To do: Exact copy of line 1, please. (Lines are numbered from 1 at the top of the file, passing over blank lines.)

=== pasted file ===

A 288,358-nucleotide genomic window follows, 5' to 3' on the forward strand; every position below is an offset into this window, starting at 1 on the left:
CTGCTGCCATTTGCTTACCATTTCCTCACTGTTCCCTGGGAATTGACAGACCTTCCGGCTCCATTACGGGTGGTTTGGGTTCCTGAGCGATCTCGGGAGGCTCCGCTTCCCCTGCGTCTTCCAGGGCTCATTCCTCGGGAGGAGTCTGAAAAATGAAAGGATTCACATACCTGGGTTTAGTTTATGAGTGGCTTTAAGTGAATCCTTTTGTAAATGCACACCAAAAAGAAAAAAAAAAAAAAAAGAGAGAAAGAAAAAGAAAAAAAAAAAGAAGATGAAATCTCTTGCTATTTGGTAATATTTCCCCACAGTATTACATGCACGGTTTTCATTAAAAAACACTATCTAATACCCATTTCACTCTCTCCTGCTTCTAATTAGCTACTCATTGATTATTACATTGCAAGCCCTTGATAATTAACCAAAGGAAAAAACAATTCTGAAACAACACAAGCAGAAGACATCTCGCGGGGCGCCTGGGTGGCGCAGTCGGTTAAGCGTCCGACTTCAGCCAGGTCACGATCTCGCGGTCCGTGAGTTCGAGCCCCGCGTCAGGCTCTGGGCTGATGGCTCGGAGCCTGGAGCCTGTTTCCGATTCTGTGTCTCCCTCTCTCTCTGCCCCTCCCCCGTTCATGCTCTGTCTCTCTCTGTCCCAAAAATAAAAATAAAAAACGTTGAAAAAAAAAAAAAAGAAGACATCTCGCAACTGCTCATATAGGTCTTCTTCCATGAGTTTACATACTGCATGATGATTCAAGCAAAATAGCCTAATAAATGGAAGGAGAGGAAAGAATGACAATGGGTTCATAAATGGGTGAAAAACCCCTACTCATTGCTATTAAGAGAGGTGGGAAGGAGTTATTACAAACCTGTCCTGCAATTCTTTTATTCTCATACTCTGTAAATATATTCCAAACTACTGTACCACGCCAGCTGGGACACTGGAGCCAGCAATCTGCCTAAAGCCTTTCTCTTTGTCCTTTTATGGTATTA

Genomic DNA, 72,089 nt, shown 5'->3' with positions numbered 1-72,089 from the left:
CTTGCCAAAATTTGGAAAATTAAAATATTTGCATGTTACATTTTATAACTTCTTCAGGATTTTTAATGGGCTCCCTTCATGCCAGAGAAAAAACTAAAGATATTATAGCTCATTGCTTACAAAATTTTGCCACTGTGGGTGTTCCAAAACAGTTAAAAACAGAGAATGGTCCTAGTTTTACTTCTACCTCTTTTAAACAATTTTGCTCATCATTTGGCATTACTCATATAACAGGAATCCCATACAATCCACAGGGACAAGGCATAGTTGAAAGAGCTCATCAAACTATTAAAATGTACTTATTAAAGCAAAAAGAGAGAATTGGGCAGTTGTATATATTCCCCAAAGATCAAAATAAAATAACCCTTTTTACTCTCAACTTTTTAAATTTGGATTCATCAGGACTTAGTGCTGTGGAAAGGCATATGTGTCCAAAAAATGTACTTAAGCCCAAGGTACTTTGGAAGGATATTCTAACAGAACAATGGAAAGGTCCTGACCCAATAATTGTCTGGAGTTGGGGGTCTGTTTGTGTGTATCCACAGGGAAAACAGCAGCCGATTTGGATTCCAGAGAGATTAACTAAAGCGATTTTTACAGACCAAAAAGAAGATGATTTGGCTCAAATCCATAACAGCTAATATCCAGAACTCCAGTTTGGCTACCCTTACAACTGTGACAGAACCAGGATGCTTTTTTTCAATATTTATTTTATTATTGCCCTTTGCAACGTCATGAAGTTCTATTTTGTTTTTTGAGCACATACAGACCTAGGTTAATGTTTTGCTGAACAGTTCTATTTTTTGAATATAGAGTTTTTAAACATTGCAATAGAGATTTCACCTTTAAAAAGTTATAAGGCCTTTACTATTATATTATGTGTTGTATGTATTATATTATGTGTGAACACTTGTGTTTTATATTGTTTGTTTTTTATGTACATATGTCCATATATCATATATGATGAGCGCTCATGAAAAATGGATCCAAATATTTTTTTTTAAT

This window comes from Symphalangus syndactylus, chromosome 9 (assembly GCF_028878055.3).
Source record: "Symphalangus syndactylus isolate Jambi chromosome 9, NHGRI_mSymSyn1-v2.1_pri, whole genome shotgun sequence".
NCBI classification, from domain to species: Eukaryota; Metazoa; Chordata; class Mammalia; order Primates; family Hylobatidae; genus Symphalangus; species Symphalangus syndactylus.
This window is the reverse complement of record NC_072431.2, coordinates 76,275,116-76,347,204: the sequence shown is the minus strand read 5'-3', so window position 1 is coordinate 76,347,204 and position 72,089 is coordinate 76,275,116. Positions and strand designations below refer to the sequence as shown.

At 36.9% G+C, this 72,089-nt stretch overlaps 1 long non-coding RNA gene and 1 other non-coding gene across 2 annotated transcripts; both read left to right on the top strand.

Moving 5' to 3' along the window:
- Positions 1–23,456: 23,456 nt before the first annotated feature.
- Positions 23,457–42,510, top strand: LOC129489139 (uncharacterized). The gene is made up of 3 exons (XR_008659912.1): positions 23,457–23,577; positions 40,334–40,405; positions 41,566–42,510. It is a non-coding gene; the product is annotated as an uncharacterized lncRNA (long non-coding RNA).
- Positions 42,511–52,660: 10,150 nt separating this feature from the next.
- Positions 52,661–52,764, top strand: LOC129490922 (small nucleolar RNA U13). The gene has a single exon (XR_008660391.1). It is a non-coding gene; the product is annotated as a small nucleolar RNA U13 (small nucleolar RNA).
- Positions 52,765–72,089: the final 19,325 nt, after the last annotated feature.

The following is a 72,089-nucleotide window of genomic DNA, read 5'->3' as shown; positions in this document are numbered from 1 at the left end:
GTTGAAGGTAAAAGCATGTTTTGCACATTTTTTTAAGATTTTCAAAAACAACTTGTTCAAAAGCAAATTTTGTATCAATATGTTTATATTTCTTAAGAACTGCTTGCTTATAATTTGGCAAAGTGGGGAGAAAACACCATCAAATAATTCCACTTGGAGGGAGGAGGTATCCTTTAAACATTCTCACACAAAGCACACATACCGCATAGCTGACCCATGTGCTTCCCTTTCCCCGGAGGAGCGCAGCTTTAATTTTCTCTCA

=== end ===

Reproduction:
A 288,358-nucleotide genomic window follows, 5' to 3' on the forward strand; every position below is an offset into this window, starting at 1 on the left: